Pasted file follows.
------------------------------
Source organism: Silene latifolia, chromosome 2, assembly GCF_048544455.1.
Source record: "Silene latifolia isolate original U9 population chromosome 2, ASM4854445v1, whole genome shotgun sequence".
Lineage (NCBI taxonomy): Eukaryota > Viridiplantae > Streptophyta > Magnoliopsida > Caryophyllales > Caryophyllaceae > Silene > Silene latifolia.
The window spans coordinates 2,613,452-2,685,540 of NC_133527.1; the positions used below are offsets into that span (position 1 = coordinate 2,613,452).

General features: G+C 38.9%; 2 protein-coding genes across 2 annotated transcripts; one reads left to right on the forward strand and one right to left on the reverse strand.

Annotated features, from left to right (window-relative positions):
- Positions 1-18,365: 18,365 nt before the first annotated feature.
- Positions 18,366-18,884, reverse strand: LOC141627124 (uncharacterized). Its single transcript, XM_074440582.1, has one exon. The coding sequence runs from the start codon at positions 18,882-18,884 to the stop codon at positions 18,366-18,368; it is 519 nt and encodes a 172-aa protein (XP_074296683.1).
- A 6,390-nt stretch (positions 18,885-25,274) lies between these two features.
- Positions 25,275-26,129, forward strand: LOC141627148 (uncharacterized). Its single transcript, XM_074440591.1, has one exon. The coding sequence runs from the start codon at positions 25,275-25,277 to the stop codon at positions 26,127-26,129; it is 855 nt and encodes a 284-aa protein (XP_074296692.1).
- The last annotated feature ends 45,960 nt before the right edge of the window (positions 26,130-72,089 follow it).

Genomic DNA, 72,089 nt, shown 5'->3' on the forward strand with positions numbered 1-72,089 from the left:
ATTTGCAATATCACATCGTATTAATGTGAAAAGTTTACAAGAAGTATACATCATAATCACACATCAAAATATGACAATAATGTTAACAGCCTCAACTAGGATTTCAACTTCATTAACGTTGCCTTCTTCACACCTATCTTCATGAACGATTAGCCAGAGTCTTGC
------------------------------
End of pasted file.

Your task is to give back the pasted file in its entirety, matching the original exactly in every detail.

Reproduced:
Source organism: Silene latifolia, chromosome 2, assembly GCF_048544455.1.
Source record: "Silene latifolia isolate original U9 population chromosome 2, ASM4854445v1, whole genome shotgun sequence".
Lineage (NCBI taxonomy): Eukaryota > Viridiplantae > Streptophyta > Magnoliopsida > Caryophyllales > Caryophyllaceae > Silene > Silene latifolia.
The window spans coordinates 2,613,452-2,685,540 of NC_133527.1; the positions used below are offsets into that span (position 1 = coordinate 2,613,452).

General features: G+C 38.9%; 2 protein-coding genes across 2 annotated transcripts; one reads left to right on the forward strand and one right to left on the reverse strand.

Annotated features, from left to right (window-relative positions):
- Positions 1-18,365: 18,365 nt before the first annotated feature.
- Positions 18,366-18,884, reverse strand: LOC141627124 (uncharacterized). Its single transcript, XM_074440582.1, has one exon. The coding sequence runs from the start codon at positions 18,882-18,884 to the stop codon at positions 18,366-18,368; it is 519 nt and encodes a 172-aa protein (XP_074296683.1).
- A 6,390-nt stretch (positions 18,885-25,274) lies between these two features.
- Positions 25,275-26,129, forward strand: LOC141627148 (uncharacterized). Its single transcript, XM_074440591.1, has one exon. The coding sequence runs from the start codon at positions 25,275-25,277 to the stop codon at positions 26,127-26,129; it is 855 nt and encodes a 284-aa protein (XP_074296692.1).
- The last annotated feature ends 45,960 nt before the right edge of the window (positions 26,130-72,089 follow it).

Genomic DNA, 72,089 nt, shown 5'->3' on the forward strand with positions numbered 1-72,089 from the left:
ATTTGCAATATCACATCGTATTAATGTGAAAAGTTTACAAGAAGTATACATCATAATCACACATCAAAATATGACAATAATGTTAACAGCCTCAACTAGGATTTCAACTTCATTAACGTTGCCTTCTTCACACCTATCTTCATGAACGATTAGCCAGAGTCTTGC